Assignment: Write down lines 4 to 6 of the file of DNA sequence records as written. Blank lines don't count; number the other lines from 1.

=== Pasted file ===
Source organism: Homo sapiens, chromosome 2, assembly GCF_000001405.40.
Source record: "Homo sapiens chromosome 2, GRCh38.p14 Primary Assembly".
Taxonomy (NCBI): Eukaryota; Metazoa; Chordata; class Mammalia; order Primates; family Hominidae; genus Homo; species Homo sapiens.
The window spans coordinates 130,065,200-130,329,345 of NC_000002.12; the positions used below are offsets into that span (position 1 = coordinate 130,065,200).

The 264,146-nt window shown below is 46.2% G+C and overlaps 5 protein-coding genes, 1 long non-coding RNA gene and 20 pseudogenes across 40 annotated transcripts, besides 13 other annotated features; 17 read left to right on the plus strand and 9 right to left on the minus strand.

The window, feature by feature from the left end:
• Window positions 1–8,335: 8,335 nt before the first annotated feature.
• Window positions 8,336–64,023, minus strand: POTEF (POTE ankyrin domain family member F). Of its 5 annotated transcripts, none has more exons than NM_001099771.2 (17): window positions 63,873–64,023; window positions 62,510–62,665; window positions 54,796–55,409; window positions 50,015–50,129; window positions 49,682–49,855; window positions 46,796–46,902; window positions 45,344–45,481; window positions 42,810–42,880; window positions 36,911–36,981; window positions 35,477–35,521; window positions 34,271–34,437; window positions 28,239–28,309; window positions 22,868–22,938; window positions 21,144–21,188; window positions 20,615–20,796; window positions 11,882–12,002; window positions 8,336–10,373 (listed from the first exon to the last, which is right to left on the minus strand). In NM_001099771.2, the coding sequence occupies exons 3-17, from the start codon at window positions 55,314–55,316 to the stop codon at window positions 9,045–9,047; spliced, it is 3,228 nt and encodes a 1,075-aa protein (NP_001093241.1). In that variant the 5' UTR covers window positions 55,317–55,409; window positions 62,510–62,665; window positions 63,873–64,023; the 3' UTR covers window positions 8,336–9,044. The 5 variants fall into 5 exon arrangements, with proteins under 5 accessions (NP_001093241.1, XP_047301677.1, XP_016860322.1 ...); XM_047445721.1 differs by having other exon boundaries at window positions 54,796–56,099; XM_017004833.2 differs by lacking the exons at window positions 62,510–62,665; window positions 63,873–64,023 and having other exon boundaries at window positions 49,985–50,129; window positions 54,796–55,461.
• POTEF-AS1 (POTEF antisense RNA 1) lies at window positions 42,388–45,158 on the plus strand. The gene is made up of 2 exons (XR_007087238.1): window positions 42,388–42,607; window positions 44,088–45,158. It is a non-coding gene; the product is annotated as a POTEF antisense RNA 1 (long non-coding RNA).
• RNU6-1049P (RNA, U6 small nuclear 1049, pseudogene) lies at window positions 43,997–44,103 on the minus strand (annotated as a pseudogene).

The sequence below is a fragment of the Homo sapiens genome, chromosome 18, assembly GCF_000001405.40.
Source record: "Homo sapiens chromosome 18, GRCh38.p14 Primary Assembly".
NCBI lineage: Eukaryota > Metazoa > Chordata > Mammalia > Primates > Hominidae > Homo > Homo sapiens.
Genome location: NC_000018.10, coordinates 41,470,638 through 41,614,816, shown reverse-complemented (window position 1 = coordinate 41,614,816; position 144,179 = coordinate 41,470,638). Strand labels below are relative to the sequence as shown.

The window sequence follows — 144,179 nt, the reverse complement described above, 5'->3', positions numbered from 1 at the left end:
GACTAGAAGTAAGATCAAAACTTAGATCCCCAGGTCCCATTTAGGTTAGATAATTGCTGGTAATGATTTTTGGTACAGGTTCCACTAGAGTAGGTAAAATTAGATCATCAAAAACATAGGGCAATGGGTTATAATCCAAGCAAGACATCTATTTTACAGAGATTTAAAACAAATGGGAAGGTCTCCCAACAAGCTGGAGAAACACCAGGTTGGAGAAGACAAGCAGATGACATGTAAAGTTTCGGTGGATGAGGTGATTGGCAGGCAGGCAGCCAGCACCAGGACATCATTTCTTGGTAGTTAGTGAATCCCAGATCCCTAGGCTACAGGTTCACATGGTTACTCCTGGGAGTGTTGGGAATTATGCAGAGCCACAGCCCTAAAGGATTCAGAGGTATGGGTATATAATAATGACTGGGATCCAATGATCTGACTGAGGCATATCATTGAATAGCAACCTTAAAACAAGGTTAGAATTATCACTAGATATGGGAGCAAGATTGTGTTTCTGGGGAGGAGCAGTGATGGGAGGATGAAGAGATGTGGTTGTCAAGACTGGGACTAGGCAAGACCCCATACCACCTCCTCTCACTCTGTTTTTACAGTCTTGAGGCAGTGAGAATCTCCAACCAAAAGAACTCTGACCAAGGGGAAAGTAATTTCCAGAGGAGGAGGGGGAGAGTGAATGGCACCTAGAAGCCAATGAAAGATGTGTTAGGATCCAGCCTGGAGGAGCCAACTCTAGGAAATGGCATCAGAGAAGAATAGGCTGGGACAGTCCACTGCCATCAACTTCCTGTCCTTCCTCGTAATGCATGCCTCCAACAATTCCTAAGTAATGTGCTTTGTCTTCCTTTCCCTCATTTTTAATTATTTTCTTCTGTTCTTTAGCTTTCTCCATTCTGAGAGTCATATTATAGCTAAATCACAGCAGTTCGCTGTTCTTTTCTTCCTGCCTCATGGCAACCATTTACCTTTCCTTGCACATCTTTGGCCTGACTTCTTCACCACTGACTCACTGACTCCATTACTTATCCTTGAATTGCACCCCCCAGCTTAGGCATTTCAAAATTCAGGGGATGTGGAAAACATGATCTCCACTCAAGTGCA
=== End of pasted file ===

The window spans coordinates 130,065,200-130,329,345 of NC_000002.12; the positions used below are offsets into that span (position 1 = coordinate 130,065,200).

The 264,146-nt window shown below is 46.2% G+C and overlaps 5 protein-coding genes, 1 long non-coding RNA gene and 20 pseudogenes across 40 annotated transcripts, besides 13 other annotated features; 17 read left to right on the plus strand and 9 right to left on the minus strand.

The window, feature by feature from the left end: